June 21, 2010
This is the second in a series of editorials about the critical role that Black men play in ending the AIDS epidemic in Black America.
In a previous editorial, I shared three reasons that Black men matter in the fight against HIV/AIDS, whether they're straight, gay or bisexual. To summarize, Black men matter because Black men -- straight, gay, bisexual or confused -- are at disproportionate risk for HIV infection. Black men matter because they can play a critical role in protecting their partners. Black men matter because they also play a vital role in protecting their children. But Black men have largely been absent from the fight, particularly heterosexuals. Here, we look at some of the reasons.
Over the years, only a handful of straight Black men have actively and publicly fought HIV/AIDS. Among them are notables like Beny J. Primm, M.D., one of the world's leading experts in HIV/AIDS and substance abuse; Jerry Lopes, head of American Urban Radio Network; award-winning journalist George Curry; Dallas-based clinician and HIV expert M. Keith Rawlings, M.D.; David Satcher, M.D., Ph.D., the former surgeon general who once ran the Morehouse School of Medicine and now runs the Satcher Health Leadership Institute there; and the head of the Rainbow PUSH Coalition, the Rev. Jesse Jackson. There are a number of others, but they are exceptions that prove the rule. As a whole, brothers in the barbershop have not been actively involved in fighting HIV.
I think that this has happened for a number of important reasons. First, heterosexual Black men mistakenly believe that HIV/AIDS is not about them -- that they're not at risk, and few Black straight men get infected. It's no surprise that they harbor this misperception: Public health officials and AIDS activists have made little effort to communicate the magnitude of the epidemic among straight Black men. And when that message is conveyed about straight Black men, it is only within the context of demonizing them. We're quick to talk about brothers on the down low -- supposedly straight men who are immoral sociopaths knowingly infecting women -- or inmates who are either victims or perpetrators of prison rape and come out of prison and infect women.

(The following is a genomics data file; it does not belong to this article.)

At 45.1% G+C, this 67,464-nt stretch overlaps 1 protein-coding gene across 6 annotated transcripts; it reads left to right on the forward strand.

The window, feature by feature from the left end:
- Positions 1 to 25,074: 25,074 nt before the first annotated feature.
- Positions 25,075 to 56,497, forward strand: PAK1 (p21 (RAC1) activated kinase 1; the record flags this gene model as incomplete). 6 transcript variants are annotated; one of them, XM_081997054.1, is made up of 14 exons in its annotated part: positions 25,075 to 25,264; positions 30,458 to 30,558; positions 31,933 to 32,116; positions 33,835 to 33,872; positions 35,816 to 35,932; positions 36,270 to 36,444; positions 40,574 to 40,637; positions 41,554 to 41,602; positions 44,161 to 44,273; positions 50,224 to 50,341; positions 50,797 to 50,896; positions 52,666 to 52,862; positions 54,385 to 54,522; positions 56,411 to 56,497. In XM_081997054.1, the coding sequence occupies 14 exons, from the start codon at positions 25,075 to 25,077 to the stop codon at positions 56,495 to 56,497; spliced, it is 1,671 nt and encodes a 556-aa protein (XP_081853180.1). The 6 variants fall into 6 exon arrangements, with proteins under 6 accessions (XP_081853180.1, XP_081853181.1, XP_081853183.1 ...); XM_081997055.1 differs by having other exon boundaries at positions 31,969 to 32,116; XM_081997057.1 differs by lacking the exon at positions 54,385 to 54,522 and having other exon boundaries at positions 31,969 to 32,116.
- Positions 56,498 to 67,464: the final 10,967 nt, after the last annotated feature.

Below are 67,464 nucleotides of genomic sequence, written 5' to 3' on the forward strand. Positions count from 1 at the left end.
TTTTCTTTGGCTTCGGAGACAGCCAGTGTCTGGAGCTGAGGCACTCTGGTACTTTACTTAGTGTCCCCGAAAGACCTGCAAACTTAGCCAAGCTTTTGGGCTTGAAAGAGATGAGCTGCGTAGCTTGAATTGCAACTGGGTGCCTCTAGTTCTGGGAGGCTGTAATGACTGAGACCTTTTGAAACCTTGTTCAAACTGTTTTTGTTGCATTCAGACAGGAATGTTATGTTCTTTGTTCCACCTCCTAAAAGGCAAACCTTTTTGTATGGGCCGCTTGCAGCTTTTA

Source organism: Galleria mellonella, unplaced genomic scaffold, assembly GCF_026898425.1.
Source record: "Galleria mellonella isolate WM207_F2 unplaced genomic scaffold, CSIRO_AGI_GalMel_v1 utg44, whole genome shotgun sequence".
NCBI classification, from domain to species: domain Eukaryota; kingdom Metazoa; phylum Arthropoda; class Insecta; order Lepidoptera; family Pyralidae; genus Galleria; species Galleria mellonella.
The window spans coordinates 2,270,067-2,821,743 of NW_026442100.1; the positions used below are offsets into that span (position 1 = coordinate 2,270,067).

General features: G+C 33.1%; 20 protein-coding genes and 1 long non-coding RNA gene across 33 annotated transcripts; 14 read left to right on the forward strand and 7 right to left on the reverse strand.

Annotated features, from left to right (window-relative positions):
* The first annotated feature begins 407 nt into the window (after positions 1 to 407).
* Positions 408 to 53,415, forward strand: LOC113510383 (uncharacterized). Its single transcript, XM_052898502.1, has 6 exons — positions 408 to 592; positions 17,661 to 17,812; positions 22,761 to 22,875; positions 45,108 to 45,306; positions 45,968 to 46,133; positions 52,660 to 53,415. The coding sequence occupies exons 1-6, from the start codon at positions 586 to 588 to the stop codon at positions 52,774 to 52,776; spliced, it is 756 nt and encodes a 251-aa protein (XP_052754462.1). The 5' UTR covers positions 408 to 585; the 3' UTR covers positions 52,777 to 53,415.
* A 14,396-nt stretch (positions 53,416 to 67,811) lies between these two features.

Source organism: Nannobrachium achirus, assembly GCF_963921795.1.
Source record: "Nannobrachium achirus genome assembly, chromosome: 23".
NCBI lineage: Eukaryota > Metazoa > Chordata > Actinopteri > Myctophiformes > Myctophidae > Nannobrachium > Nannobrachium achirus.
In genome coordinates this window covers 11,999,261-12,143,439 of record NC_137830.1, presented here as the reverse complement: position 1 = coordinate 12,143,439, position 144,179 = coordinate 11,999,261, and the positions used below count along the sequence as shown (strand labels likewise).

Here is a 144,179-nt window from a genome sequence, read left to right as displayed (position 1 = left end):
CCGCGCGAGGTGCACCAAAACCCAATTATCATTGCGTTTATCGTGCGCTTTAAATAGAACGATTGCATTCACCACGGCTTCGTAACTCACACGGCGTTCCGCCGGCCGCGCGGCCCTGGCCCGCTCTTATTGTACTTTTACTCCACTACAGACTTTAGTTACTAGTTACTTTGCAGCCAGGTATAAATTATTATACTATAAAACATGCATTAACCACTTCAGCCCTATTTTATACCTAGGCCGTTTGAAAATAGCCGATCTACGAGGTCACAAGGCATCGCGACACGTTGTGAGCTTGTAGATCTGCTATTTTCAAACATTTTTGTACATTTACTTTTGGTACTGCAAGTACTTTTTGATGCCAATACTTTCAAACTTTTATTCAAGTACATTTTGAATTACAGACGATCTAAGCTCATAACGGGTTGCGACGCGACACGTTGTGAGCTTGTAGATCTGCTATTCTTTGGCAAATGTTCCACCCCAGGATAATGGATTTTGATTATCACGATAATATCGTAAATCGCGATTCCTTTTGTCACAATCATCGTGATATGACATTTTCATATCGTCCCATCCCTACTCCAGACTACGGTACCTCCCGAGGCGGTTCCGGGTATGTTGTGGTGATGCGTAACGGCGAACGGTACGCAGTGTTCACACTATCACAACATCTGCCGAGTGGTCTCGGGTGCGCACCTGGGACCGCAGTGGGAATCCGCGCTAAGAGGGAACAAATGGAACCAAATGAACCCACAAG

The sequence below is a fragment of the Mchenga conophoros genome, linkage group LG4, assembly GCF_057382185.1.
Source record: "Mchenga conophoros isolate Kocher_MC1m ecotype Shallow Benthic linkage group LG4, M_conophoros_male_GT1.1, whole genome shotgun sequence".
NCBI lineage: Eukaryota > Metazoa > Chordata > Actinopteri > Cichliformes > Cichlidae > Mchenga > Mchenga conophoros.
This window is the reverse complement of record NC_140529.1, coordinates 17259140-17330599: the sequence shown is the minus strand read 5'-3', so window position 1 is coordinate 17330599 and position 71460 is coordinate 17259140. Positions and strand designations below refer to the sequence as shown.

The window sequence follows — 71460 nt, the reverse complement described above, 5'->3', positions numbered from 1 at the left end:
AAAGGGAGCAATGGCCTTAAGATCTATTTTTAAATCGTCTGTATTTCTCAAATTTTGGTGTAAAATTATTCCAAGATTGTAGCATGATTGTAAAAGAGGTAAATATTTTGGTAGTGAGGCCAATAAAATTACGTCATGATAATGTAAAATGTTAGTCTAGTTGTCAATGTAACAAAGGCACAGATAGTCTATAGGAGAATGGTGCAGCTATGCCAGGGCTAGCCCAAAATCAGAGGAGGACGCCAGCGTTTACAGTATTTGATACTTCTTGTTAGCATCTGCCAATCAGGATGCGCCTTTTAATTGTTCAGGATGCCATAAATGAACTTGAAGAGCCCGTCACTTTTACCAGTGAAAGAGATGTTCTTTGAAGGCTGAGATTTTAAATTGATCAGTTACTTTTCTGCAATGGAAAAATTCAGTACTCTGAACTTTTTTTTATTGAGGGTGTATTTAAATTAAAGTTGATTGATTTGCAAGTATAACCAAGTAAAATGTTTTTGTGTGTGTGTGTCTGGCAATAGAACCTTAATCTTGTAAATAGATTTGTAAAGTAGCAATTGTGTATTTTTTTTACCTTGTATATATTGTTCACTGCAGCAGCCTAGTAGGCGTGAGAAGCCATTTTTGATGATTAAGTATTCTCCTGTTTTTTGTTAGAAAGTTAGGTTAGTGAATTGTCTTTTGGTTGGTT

Second, homophobia is real. Rightly or wrongly, many straight Black men still perceive HIV/AIDS as a "gay disease." When a straight Black man does join in the fight, his sexuality is called into question. Finally, heterosexual Black men have not been invited into the conversation about HIV/AIDS, a dialogue that has been taking place for almost 30 years. When they do try to participate, they are often met with hostility -- or attacked for not having been involved earlier.
Given these dynamics, it's not surprising that when the subject of HIV/AIDS comes up, many Black straight men run for the hills. From their perspective, nothing good can come of their involvement in this conversation. What is surprising, however, is that many Black gay men have also abandoned the HIV/AIDS fight. Early on in the epidemic, the Black gay community was actively involved in the effort to confront AIDS. But in the recent past, other than Black gay men who are infected or affected, Black LGBT organizations and Black gay men in general have moved on to other issues. This is true in spite of data showing that in some urban centers, 46 percent of Black gay men are already infected. Black gay men represent nearly 20 percent of all new HIV infections in this country. America's Black gay men -- and particularly young men -- are the single most at-risk population in the country -- and perhaps even on the planet.
What needs to happen to engage Black men, whether they're straight, bisexual or gay? Next week I'll suggest some answers.
Yours in the struggle,